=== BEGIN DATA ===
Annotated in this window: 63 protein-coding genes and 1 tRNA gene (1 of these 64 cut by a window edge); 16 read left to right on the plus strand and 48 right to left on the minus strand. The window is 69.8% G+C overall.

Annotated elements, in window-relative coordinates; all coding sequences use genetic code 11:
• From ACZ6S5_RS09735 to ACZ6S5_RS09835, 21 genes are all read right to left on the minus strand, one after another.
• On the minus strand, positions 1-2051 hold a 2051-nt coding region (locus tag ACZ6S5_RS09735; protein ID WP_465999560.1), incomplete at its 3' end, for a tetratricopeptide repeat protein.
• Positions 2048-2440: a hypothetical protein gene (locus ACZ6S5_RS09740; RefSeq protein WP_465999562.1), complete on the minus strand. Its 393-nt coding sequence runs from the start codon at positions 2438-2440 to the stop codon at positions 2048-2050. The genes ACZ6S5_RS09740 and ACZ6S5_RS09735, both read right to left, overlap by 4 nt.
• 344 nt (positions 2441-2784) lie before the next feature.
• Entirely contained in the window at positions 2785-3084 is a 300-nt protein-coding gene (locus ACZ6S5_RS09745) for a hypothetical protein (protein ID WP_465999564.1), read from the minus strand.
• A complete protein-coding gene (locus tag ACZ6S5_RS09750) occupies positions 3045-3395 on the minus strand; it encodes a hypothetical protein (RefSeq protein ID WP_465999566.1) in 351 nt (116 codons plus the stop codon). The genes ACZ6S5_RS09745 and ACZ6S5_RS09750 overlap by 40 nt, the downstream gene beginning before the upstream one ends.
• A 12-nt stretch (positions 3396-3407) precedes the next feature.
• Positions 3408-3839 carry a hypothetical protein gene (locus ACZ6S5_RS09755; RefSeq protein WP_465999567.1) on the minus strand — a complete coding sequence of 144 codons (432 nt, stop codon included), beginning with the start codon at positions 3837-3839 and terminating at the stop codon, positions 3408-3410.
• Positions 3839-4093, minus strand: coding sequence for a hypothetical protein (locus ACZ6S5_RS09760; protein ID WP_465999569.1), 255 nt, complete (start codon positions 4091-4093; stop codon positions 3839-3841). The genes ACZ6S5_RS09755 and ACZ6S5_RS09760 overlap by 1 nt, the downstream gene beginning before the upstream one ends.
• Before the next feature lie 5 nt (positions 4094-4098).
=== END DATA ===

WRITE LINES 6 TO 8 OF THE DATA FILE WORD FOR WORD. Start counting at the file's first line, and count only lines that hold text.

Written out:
• 344 nt (positions 2441-2784) lie before the next feature.
• Entirely contained in the window at positions 2785-3084 is a 300-nt protein-coding gene (locus ACZ6S5_RS09745) for a hypothetical protein (protein ID WP_465999564.1), read from the minus strand.
• A complete protein-coding gene (locus tag ACZ6S5_RS09750) occupies positions 3045-3395 on the minus strand; it encodes a hypothetical protein (RefSeq protein ID WP_465999566.1) in 351 nt (116 codons plus the stop codon). The genes ACZ6S5_RS09745 and ACZ6S5_RS09750 overlap by 40 nt, the downstream gene beginning before the upstream one ends.